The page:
The Numismatic Bibliomania Society

PREV ARTICLE       NEXT ARTICLE       FULL ISSUE       PREV FULL ISSUE      

V25 2022 INDEX       E-SYLUM ARCHIVE

The E-Sylum: Volume 25, Number 24, June 12, 2022, Article 11

THOUGHTS ON IRIDESCENCE

Daryl Haynor submitted these thoughts and definitions about the term iridescence in numismatics. Thanks! -Editor

Mr. Webster defines iridescence as a lustrous rainbowlike play of color caused by differential refraction of light waves that tends to change as the angle of view changes. In the coin realm, the words iridescence and iridescent used to describe a coin's appearance are almost always accompanied by the words toning, colors, hues, rainbow, multicolored, blues, greens, purples, splashes of golden apricot pumpkin orange tangerine, {pick a color}.

The vocabulary term recited in last week's E-Sylum states that iridescence of numismatic items is due to a diffraction of light from flow marks, and that it is a form of mint luster. If that indeed were the case, toning enthusiasts would be searching freshly produced coins directly from the mint for rainbow beauties. Of course, that is not the case. While flow lines help to create the appearance of luster, even the highly desirable cartwheel effect, it is not flow lines, but another phenomenon that is the usual cause of iridescence on a coin.

Rather than using soap bubbles or nacre as an analogy, as the vocabulary term does, conjuring an oil spill on a flat-water surface creates a better image in one's mind of how colors may appear on a coin's surface (bubbles and pearls are round, yet water (a coin) is flat).

The thinnest layer of oil atop water can result in an eye-full of rainbow colors. How does this happen?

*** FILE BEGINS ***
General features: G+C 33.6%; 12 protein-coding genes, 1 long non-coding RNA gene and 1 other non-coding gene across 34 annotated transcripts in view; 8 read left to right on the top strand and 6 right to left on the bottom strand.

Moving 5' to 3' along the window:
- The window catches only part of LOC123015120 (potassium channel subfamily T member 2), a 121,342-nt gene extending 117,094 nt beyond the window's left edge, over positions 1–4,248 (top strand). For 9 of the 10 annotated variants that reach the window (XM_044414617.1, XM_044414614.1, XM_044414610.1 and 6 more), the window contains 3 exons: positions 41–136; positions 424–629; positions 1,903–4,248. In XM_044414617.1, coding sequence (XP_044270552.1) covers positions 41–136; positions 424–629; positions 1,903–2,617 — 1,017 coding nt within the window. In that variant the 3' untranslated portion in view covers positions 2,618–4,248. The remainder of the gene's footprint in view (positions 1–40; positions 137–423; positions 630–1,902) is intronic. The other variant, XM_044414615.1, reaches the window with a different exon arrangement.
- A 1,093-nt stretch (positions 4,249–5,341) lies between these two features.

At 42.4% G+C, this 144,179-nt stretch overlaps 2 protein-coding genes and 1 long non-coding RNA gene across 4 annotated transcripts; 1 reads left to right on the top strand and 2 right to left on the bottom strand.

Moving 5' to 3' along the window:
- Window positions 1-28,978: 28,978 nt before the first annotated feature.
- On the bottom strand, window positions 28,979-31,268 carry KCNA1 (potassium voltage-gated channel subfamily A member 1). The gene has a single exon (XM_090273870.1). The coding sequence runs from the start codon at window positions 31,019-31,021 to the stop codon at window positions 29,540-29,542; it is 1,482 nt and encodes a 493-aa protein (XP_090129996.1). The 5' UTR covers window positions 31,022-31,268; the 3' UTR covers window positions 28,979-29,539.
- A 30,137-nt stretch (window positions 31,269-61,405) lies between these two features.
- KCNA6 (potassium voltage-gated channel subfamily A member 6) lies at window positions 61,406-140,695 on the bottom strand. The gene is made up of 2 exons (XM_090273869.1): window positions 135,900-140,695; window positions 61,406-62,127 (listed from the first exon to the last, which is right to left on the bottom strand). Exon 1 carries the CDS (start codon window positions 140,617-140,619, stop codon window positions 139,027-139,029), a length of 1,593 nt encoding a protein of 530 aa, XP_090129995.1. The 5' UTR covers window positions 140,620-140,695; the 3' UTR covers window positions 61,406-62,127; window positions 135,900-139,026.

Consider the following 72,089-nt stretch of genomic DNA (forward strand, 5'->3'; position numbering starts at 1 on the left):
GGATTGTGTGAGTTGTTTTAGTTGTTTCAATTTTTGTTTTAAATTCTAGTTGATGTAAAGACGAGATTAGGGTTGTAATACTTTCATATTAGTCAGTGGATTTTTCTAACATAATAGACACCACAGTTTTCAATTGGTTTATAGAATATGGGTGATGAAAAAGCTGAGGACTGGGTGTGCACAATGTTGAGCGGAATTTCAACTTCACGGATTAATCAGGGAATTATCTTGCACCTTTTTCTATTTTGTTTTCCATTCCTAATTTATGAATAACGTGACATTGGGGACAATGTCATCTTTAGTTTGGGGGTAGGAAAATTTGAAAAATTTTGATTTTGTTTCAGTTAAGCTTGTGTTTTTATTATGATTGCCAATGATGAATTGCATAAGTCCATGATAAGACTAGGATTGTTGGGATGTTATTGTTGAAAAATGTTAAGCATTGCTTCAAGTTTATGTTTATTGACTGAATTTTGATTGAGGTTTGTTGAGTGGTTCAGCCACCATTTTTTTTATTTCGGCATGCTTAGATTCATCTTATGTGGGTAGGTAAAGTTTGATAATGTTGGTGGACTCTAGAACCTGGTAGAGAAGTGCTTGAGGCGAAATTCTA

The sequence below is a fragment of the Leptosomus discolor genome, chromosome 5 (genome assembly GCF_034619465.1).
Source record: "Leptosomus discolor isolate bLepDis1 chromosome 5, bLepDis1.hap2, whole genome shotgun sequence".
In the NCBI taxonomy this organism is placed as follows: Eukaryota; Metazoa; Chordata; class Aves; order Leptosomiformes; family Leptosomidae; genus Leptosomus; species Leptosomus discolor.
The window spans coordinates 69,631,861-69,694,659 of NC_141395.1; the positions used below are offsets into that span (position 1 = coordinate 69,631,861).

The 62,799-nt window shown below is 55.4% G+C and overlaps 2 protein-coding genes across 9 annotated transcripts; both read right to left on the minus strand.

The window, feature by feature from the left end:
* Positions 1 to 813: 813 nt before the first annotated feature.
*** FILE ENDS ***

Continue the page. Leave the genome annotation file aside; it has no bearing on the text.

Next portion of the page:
Iridescence oil sheen

While some light waves bounce off the top surfaces of the oil, other light waves are redirected as they pass from one medium to another (refraction), and bounce off the coin surface below. The upper layer of oil creates one surface, while the water level creates a second and lower surface. The combination of bounced light off the oil, and refracted light bounced off the water level converge on the human eye to create colors via what is known as thin-film interference.

Thin-film interference is a natural phenomenon in which light waves reflected by the upper and lower boundaries of a thin film interfere with one another, either enhancing or reducing the reflected light.

  Iridescence vector diagram

Think of the water level as the coin's surface, and the oil level equivalent to toning, or the level of interaction of a coin's surface with its environment over time (patina). As the nature, length, and depth of the environmental interaction changes, so does the level of thin film interference, thus altering the colors that the human eye perceives on a coin's surface.

Iridescence does not necessarily disappear rapidly due to tarnish, as the vocabulary term states. It is actually created from, and may actually be enhanced as the level of toning advances (you say tarnish, I say toning). Of course, as patina (toning) advances on a coin, colors may become less eye appealing or cancel out altogether. Not all toning is attractive, as Mother Nature can be very fickle and she will do what she pleases.

Not to complicate matters, but it is actually a misnomer to refer to toning on a coin as rainbow toned. Although a rainbow is created by refraction, as is thin- film interference to a degree, they are not the same thing.

The vocabulary term for iridescence conflates how the human eye sees mint (cartwheel) luster with how it sees toning on a coin. Hopefully this helps to separate the concepts of luster and toning.

To read the earlier E-Sylum article, see:
VOCABULARY TERM: IRIDESCENCE (https://www.coinbooks.org/v25/esylum_v25n23a15.html)

Sunshine E-Sylum ad01



Wayne Homren, Editor

Google
 
NBS (coinbooks.org) Web

The Numismatic Bibliomania Society is a non-profit organization promoting numismatic literature. See our web site at coinbooks.org.

To submit items for publication in The E-Sylum, write to the Editor at this address: whomren@gmail.com

To subscribe go to: https://my.binhost.com/lists/listinfo/esylum

PREV ARTICLE       NEXT ARTICLE       FULL ISSUE       PREV FULL ISSUE      

V25 2022 INDEX       E-SYLUM ARCHIVE

Copyright © 1998 - 2021 The Numismatic Bibliomania Society (NBS)
All Rights Reserved.

NBS Home Page
Contact the NBS webmaster
coin